Procedure: Check-Up Meeting – Feedback
Personalized feedback is a well-documented method for evoking motivation and positive changes in classroom environments. Teachers are in a better position to make good decisions about their classrooms when they receive very specific information about things that are going well in the classroom and things that could be improved.
There are four elements to delivering effective feedback:
After you finish assessing the classroom, arrange a meeting with the teacher to review the personalized feedback, sharing both strengths and areas of concern across the domains of classroom structure, instructional management, behavior management, and classroom climate. In this same meeting, you will work with the teacher to identify strategies they will want to use in their classroom. You should anticipate the meeting taking about 45 minutes. In this section, we will review providing feedback.
The following breaks the feedback into introducing and providing an overview, delivering and processing the feedback, and transitioning to the menu of options and planning.
Introduction and Providing an Overview
Introduce the feedback form. Finally, prepare the teacher for the remainder of the session by giving an overview and then describing the feedback form. It can be helpful to use a blank feedback form when describing what the colors on the form mean.
- Show the teacher a blank feedback form first. Otherwise, their attention will be focused on how they were rated rather than listening to your overview.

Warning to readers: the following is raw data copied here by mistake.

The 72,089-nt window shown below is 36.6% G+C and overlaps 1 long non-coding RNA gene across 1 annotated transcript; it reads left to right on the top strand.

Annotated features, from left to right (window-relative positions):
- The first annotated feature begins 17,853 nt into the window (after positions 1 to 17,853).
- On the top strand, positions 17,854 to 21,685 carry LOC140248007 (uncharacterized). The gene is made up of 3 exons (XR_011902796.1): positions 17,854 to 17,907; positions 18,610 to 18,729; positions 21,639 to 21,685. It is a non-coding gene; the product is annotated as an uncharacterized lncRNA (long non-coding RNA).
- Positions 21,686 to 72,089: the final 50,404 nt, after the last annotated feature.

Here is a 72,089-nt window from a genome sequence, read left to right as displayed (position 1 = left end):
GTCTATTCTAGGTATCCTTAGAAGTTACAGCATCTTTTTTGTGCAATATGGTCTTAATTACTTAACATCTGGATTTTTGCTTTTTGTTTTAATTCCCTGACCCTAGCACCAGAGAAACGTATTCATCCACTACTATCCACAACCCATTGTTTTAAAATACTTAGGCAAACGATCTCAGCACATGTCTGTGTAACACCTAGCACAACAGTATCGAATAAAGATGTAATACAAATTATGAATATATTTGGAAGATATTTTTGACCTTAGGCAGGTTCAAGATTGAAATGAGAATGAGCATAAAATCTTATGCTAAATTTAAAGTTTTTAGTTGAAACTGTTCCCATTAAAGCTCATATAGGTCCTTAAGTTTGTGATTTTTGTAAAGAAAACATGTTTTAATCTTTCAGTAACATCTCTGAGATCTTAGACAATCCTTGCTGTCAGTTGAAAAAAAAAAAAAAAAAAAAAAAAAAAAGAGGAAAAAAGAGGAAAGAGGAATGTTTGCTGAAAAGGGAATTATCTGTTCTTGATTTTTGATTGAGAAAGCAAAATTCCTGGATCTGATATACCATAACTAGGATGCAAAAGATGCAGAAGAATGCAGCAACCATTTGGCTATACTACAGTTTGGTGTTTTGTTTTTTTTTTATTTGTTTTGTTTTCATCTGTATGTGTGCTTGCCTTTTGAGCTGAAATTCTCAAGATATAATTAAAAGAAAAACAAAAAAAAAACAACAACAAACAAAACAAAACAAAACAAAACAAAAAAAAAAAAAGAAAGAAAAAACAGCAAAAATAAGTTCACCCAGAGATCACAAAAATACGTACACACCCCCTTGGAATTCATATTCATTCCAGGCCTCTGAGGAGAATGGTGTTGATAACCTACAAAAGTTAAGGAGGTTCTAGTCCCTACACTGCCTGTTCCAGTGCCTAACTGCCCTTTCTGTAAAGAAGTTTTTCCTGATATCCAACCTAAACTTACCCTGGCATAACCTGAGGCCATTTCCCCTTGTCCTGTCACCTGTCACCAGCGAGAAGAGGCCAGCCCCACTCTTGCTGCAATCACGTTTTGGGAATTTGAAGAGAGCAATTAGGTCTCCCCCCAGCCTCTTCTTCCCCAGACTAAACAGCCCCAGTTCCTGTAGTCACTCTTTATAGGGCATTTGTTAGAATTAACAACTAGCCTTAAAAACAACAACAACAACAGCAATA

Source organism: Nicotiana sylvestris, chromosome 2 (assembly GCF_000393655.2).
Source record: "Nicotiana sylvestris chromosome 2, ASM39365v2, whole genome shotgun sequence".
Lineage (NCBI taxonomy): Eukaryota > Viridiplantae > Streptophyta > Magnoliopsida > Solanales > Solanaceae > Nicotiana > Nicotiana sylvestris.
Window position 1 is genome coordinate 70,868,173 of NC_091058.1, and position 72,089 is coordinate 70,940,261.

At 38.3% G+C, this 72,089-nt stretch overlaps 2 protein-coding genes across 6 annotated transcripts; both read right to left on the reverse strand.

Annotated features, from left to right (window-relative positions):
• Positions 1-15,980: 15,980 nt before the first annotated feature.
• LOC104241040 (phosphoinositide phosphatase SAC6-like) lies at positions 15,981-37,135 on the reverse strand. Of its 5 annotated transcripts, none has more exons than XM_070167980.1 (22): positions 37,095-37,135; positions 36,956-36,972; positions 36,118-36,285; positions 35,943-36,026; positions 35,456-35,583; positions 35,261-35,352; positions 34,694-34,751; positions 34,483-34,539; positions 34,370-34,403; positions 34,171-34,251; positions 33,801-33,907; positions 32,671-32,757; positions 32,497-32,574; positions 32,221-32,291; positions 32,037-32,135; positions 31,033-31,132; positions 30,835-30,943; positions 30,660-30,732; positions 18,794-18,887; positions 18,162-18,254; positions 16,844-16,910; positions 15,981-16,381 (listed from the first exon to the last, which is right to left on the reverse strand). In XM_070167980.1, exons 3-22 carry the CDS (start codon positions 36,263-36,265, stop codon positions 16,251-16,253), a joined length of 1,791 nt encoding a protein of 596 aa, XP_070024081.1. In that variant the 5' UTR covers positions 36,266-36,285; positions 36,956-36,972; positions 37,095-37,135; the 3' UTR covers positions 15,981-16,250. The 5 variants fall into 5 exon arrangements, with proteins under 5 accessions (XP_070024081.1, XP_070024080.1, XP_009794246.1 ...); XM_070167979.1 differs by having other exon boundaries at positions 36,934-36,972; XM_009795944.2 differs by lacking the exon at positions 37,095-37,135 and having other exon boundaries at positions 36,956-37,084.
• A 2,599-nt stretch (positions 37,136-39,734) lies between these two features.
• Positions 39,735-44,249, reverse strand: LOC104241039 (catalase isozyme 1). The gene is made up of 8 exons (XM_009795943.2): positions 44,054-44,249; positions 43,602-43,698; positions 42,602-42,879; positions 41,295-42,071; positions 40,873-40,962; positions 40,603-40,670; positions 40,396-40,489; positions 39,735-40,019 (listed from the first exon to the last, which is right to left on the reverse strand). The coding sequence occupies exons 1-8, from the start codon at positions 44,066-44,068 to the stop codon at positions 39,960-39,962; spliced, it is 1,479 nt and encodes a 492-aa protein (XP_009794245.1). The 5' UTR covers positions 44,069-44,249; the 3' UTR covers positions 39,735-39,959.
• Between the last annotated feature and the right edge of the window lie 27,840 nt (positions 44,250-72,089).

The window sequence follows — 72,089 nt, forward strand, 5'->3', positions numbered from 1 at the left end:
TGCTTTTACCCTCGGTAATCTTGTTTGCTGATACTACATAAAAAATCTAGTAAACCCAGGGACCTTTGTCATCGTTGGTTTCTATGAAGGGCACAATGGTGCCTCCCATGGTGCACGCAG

- Try to sit side by side rather than across the table from the teacher. This setup conveys partnership and allows for shared viewing of the feedback form.
- As you review the feedback, keep a pad of paper next to you and write down areas the teacher wants to work on with you. Do not begin planning new strategies until you finish reviewing the form. Use the list as your menu of options for next steps.
Delivering and Processing Feedback
- “What do you make of that?”
- “Does that fit with how you see your classroom?”
- “What do you think of that?”
- “You seem surprised by that.”
- “You’re nodding your head and seem to agree.”
- “I noticed you cringed when I said that. What was going through your mind just then?”
Transitioning to Menu of Options and Planning an Intervention
Reflection & Tips:
References to Other Relevant Resources:
Herman, K. C., Reinke W. M., Frey, A., & Shepard, S. (2014). Motivational Interviewing in Schools: Strategies for Engaging Parents, Teachers, and Students. New York: Springer
Reinke, W., Herman, K., & Sprick, R. (2011). Motivational interviewing for effective classroom management: The classroom check-up. New York, NY: Guilford Press.